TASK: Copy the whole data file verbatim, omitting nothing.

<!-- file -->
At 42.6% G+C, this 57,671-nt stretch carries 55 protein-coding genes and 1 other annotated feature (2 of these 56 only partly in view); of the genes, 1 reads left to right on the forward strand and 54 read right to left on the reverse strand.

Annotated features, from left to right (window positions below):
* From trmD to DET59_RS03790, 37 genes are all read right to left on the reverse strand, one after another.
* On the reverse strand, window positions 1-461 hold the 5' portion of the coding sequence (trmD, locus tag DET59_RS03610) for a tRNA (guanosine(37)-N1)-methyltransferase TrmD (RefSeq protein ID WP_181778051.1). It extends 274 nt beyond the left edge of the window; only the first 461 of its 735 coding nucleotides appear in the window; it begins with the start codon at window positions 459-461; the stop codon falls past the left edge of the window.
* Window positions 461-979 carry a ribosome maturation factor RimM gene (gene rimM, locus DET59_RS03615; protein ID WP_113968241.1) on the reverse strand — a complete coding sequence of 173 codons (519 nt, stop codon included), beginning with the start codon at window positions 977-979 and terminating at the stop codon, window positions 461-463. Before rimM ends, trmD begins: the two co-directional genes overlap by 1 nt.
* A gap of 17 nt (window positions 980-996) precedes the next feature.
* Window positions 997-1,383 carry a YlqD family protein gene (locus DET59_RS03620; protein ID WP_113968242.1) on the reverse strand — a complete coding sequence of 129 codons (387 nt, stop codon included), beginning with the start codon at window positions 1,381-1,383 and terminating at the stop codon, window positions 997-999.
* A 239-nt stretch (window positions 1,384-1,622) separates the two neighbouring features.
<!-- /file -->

At 42.6% G+C, this 57,671-nt stretch carries 55 protein-coding genes and 1 other annotated feature (2 of these 56 only partly in view); of the genes, 1 reads left to right on the forward strand and 54 read right to left on the reverse strand.

Annotated features, from left to right (window positions below):
* From trmD to DET59_RS03790, 37 genes are all read right to left on the reverse strand, one after another.
* On the reverse strand, window positions 1-461 hold the 5' portion of the coding sequence (trmD, locus tag DET59_RS03610) for a tRNA (guanosine(37)-N1)-methyltransferase TrmD (RefSeq protein ID WP_181778051.1). It extends 274 nt beyond the left edge of the window; only the first 461 of its 735 coding nucleotides appear in the window; it begins with the start codon at window positions 459-461; the stop codon falls past the left edge of the window.
* Window positions 461-979 carry a ribosome maturation factor RimM gene (gene rimM, locus DET59_RS03615; protein ID WP_113968241.1) on the reverse strand — a complete coding sequence of 173 codons (519 nt, stop codon included), beginning with the start codon at window positions 977-979 and terminating at the stop codon, window positions 461-463. Before rimM ends, trmD begins: the two co-directional genes overlap by 1 nt.
* A gap of 17 nt (window positions 980-996) precedes the next feature.
* Window positions 997-1,383 carry a YlqD family protein gene (locus DET59_RS03620; protein ID WP_113968242.1) on the reverse strand — a complete coding sequence of 129 codons (387 nt, stop codon included), beginning with the start codon at window positions 1,381-1,383 and terminating at the stop codon, window positions 997-999.
* A 239-nt stretch (window positions 1,384-1,622) separates the two neighbouring features.